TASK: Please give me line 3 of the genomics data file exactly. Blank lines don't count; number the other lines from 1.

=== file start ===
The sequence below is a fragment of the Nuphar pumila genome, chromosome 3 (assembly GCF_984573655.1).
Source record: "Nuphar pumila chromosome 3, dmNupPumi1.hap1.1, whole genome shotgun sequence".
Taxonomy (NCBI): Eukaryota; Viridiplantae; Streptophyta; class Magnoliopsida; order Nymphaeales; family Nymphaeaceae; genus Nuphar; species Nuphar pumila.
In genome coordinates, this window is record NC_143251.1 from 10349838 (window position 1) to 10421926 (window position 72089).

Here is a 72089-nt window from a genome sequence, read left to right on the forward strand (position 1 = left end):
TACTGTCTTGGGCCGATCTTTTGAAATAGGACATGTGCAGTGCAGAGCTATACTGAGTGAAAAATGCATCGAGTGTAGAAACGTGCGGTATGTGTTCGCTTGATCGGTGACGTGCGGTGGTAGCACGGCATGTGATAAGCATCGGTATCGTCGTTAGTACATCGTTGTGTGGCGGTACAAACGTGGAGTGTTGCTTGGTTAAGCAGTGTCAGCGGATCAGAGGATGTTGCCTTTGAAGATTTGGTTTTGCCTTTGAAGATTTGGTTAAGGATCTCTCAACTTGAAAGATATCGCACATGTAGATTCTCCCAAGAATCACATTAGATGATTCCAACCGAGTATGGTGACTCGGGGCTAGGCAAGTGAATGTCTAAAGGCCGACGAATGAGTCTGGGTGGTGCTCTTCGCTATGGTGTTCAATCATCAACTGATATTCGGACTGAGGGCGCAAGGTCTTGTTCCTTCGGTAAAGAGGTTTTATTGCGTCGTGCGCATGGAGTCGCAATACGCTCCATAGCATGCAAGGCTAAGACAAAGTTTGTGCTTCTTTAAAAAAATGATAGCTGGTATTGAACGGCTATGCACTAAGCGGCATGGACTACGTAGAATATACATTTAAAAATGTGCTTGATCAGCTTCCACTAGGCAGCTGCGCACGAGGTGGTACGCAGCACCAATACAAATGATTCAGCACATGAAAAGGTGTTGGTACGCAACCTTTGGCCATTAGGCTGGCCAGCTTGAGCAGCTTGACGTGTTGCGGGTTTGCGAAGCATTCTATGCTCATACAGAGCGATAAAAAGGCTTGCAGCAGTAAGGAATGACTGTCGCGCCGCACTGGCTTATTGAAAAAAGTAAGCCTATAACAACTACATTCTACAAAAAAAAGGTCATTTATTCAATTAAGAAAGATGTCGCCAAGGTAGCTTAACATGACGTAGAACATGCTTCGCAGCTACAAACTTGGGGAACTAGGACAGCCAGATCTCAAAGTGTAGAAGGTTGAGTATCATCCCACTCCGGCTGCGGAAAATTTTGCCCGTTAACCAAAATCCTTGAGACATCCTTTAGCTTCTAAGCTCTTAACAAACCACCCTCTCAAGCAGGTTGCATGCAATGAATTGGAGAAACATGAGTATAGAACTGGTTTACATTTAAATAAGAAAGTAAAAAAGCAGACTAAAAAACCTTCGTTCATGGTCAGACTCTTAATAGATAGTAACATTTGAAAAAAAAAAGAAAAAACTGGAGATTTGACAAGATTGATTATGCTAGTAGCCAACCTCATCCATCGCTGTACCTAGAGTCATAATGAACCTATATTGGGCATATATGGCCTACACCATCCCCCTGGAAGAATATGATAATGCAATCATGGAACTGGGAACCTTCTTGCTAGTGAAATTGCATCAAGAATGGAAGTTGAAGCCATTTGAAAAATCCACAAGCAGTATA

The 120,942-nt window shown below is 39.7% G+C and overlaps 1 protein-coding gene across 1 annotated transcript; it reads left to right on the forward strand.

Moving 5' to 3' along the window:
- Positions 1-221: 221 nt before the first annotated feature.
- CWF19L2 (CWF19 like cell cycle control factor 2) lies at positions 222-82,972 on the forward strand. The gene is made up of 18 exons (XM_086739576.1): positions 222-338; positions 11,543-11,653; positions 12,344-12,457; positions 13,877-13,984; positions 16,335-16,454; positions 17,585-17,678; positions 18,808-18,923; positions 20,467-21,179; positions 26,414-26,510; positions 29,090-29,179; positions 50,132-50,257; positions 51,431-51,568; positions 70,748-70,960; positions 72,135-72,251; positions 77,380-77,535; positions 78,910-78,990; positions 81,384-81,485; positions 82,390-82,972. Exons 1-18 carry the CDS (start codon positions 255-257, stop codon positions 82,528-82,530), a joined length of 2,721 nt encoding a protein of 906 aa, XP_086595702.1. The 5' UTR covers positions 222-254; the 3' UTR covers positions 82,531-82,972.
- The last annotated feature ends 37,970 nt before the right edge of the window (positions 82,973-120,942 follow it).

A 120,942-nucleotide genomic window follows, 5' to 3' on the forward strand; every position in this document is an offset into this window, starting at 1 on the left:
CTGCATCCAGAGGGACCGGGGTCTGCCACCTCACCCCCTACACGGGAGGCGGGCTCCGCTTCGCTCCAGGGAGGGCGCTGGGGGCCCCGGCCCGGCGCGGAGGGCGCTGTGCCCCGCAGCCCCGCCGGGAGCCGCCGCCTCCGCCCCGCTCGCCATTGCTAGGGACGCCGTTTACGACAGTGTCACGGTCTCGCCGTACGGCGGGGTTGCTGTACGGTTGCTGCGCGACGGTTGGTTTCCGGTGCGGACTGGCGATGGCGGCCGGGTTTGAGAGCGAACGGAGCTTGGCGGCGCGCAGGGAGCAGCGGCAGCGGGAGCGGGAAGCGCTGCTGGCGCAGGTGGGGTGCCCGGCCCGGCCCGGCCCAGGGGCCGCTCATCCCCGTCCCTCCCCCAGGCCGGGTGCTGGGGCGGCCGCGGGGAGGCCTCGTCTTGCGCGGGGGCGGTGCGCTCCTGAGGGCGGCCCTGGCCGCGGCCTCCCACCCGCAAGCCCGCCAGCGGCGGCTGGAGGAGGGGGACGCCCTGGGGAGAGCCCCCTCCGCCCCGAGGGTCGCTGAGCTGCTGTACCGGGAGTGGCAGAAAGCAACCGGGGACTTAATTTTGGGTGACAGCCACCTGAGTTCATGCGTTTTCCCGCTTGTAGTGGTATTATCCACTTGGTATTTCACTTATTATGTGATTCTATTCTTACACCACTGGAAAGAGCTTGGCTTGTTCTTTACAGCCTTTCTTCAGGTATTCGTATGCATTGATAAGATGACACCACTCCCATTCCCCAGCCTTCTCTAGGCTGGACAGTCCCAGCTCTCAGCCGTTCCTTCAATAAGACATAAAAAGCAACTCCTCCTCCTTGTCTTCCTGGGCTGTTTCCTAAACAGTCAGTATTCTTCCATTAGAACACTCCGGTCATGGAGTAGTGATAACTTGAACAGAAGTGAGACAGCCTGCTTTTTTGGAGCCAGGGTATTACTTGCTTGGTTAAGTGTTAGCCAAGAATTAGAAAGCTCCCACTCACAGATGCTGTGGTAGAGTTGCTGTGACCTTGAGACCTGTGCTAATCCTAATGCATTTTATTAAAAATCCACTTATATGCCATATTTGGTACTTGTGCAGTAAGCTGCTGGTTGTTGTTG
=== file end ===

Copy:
Taxonomy (NCBI): Eukaryota; Viridiplantae; Streptophyta; class Magnoliopsida; order Nymphaeales; family Nymphaeaceae; genus Nuphar; species Nuphar pumila.